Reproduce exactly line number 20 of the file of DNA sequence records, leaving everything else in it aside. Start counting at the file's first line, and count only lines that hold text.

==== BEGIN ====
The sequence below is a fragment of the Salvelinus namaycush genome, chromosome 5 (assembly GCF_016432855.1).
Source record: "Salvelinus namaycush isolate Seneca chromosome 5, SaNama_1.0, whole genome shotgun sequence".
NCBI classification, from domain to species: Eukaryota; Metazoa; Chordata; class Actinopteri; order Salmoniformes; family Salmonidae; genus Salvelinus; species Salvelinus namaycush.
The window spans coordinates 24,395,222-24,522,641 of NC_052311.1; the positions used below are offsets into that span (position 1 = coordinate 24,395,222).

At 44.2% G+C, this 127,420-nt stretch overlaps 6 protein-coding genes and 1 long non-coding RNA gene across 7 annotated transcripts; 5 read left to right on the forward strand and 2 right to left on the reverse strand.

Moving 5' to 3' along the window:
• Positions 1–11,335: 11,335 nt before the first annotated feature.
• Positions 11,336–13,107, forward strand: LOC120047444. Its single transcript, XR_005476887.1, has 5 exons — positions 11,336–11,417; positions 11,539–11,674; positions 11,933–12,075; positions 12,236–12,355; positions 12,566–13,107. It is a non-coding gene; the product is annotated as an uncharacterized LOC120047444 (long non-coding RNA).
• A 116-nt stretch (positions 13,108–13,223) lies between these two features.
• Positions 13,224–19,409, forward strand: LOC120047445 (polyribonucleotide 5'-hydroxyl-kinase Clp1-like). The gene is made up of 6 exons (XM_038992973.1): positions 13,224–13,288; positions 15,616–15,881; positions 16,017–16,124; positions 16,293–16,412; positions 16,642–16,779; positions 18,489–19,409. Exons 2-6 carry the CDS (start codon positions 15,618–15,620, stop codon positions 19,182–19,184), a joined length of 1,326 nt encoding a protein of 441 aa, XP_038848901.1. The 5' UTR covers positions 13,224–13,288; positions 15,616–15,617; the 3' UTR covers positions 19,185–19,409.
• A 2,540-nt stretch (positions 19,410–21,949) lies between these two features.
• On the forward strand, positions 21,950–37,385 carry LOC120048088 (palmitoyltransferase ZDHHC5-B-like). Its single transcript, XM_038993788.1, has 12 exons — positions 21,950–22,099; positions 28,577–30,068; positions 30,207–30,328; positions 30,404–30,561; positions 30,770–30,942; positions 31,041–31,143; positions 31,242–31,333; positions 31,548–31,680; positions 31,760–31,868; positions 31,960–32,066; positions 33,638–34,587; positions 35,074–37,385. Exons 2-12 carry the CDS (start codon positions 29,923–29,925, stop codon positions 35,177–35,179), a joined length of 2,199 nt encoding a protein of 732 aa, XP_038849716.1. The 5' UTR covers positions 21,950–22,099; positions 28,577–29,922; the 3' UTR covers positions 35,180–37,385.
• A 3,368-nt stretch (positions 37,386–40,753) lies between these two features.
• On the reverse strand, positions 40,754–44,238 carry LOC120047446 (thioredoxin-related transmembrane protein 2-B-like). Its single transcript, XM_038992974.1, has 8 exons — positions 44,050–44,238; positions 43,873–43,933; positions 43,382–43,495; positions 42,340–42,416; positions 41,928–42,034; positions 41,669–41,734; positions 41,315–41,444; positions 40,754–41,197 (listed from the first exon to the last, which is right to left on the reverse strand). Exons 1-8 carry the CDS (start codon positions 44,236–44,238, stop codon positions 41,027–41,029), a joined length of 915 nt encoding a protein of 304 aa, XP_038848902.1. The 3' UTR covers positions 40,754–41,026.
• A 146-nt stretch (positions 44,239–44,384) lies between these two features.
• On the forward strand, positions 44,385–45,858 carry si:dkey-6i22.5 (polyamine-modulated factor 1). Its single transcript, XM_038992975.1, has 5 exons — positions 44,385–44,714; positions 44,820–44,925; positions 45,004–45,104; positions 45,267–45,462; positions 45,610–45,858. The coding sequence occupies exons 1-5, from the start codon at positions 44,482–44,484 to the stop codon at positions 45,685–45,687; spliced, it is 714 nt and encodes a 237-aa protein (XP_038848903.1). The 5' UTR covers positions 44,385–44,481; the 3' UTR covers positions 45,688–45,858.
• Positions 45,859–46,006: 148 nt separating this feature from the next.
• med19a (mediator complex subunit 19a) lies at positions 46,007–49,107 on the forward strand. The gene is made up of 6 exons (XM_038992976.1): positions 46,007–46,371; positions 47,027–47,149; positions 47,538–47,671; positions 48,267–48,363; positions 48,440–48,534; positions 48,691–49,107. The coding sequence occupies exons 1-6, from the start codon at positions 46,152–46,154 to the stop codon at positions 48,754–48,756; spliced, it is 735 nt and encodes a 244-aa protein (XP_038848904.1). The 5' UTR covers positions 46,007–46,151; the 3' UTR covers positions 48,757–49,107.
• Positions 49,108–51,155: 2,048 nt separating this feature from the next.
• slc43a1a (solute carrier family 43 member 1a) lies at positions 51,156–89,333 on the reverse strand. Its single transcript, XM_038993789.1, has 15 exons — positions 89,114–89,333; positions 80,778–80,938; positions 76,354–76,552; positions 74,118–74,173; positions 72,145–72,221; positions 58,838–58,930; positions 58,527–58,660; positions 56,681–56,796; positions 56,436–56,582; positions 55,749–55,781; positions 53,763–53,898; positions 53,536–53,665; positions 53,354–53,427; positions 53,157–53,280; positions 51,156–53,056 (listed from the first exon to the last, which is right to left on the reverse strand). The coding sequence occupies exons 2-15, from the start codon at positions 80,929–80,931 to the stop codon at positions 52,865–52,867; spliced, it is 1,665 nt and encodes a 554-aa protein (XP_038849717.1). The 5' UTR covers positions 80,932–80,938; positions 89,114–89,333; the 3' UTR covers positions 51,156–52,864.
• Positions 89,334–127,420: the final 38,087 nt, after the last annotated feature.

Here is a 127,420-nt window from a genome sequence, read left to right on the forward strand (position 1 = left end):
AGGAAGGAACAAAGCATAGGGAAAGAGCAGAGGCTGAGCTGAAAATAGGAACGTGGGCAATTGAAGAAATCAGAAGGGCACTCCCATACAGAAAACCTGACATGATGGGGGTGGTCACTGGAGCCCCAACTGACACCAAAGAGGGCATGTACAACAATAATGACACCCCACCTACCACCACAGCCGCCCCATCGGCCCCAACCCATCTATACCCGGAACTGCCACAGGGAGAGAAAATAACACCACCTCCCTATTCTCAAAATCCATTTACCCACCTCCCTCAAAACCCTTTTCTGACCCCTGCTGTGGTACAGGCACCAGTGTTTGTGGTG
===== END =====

• slc43a1a (solute carrier family 43 member 1a) lies at positions 51,156–89,333 on the reverse strand. Its single transcript, XM_038993789.1, has 15 exons — positions 89,114–89,333; positions 80,778–80,938; positions 76,354–76,552; positions 74,118–74,173; positions 72,145–72,221; positions 58,838–58,930; positions 58,527–58,660; positions 56,681–56,796; positions 56,436–56,582; positions 55,749–55,781; positions 53,763–53,898; positions 53,536–53,665; positions 53,354–53,427; positions 53,157–53,280; positions 51,156–53,056 (listed from the first exon to the last, which is right to left on the reverse strand). The coding sequence occupies exons 2-15, from the start codon at positions 80,929–80,931 to the stop codon at positions 52,865–52,867; spliced, it is 1,665 nt and encodes a 554-aa protein (XP_038849717.1). The 5' UTR covers positions 80,932–80,938; positions 89,114–89,333; the 3' UTR covers positions 51,156–52,864.